Wash sales may look like a good way to claim a tax deduction, but looks can be deceiving.
A wash sale takes place when you sell or dispose of a stock, bond, option, or other security at a loss and repurchase the same or buy a substantially identical security shortly afterwards. The wash sale must take place within the 61-day period beginning 30 days prior to the sale or disposition date and end 30 days after the sale or disposition date that you acquire the same or substantially similar stock or security (or a contract/option to buy a substantially similar stock or securities).
Regulations around wash sales are designed to prevent an investor who holds an unrealized loss and wishes to make it claimable as a tax deduction within the current tax year. The disallowed losses are added to the cost basis of the newly purchased stock or securities. This addition results in a postponement of the loss recognition until the sale of the new stock or securities.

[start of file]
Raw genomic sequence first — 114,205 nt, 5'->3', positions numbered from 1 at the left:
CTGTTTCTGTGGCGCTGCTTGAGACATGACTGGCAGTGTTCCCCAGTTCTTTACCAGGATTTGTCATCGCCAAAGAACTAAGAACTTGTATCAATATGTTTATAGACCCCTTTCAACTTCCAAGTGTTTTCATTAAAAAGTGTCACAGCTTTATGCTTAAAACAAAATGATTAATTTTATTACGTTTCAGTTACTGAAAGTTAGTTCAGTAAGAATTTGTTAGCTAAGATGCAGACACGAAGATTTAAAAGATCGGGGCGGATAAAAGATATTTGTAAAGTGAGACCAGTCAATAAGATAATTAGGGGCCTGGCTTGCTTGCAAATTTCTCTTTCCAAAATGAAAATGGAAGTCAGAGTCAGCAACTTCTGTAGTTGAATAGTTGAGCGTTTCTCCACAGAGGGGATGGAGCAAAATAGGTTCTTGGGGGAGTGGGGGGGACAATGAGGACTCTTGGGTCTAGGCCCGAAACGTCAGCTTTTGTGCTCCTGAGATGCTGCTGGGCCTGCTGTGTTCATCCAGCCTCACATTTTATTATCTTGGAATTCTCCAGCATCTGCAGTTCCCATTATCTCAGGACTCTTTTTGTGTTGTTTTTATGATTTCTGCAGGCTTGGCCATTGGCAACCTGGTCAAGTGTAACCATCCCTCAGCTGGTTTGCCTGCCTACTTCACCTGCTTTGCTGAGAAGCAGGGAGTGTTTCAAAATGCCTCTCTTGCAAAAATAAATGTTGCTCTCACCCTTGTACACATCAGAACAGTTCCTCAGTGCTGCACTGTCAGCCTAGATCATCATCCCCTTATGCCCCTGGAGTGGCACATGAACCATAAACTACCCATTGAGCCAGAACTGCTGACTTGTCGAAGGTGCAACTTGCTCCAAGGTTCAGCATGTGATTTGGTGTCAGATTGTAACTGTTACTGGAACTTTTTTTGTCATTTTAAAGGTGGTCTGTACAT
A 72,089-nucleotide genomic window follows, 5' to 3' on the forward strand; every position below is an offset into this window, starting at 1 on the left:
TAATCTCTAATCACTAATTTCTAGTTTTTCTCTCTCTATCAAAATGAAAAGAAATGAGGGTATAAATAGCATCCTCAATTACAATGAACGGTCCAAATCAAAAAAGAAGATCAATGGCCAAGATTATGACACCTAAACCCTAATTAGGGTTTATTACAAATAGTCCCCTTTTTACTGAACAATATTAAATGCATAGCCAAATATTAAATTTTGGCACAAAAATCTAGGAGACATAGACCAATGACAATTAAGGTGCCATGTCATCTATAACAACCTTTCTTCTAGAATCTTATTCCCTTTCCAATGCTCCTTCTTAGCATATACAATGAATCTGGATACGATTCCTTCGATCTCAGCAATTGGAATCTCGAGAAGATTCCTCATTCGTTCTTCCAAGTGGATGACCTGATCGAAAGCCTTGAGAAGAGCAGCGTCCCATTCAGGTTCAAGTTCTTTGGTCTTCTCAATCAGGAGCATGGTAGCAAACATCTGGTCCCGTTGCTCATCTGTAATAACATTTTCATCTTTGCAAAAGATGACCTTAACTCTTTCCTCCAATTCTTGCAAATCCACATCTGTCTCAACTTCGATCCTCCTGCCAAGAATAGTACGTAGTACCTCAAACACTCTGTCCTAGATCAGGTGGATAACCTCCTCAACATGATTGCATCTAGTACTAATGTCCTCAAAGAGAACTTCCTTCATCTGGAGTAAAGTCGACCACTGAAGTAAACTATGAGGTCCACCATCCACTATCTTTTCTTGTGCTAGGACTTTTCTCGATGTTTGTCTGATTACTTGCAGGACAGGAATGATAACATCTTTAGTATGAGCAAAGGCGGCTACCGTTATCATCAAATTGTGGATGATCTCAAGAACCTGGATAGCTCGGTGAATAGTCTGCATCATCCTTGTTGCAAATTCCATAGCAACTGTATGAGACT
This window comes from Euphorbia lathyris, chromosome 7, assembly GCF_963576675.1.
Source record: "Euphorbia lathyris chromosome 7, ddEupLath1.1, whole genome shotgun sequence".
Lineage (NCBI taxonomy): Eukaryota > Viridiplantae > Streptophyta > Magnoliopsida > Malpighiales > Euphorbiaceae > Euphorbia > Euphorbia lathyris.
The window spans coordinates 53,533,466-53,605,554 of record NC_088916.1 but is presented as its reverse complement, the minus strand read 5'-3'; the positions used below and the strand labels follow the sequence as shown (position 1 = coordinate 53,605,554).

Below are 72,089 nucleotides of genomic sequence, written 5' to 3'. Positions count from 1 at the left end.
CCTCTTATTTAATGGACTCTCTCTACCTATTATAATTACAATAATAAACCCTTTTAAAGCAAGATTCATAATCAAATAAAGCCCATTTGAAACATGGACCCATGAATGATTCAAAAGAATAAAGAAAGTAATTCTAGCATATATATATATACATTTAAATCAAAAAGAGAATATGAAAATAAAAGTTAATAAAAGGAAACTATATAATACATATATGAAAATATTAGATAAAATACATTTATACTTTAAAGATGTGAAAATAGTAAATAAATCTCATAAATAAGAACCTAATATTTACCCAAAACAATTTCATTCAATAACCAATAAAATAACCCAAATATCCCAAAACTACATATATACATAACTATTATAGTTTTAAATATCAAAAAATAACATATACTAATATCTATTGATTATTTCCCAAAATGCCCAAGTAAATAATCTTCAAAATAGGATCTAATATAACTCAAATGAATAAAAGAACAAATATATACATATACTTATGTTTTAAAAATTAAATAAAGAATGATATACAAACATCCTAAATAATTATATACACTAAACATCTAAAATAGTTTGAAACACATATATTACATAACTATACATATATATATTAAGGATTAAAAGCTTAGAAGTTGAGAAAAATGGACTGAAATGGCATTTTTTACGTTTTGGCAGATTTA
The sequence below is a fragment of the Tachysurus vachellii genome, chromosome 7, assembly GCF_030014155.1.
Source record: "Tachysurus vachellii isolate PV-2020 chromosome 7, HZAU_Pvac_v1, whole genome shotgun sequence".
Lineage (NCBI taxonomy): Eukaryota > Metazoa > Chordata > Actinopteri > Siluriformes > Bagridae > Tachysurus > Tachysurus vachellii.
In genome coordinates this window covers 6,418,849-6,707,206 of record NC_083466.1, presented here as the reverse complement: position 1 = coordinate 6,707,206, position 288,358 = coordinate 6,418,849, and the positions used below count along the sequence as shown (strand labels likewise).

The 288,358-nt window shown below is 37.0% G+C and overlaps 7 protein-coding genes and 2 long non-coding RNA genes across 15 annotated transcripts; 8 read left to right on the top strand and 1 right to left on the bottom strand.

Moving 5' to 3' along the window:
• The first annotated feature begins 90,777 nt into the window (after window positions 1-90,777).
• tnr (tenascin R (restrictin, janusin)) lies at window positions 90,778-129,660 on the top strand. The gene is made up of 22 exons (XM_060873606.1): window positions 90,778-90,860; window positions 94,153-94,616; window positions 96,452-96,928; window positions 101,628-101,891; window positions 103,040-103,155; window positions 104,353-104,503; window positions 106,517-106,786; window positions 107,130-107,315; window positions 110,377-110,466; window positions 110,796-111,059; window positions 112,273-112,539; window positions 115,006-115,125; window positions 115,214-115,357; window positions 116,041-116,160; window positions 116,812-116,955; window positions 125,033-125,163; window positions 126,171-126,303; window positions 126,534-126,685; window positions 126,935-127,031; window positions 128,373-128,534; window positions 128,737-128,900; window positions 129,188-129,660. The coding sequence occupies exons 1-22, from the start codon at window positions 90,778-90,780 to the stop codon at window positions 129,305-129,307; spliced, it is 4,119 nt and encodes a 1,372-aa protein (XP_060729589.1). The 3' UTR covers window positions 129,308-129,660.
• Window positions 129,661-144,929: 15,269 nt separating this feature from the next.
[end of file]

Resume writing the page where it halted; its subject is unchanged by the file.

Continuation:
The holding period for the newly purchased stock or securities begins on the same day the original stock or securities were purchased.
Important Note: You cannot use an IRA or Roth IRA to avoid the effect of the wash sale rule. Even through your IRA, when you sell stock or securities for a loss and purchase substantially similar stock or securities within the 61-day period beginning 30 days prior to the sale and ending 30 days after the sale, the loss on the sale is still disallowed.
If you have questions about the wash sale rule, contact me at email@example.com or your Berdon advisor. We’d be happy to help you assess whether a wash sale works for your financial circumstances.
Scott T. Ditman, a tax partner and Chair, Personal Wealth Services at Berdon LLP, New York Accountants, advises high net worth individuals and family/owner-managed business clients on building, preserving, and transferring wealth, estate and income tax issues, and succession and financial planning.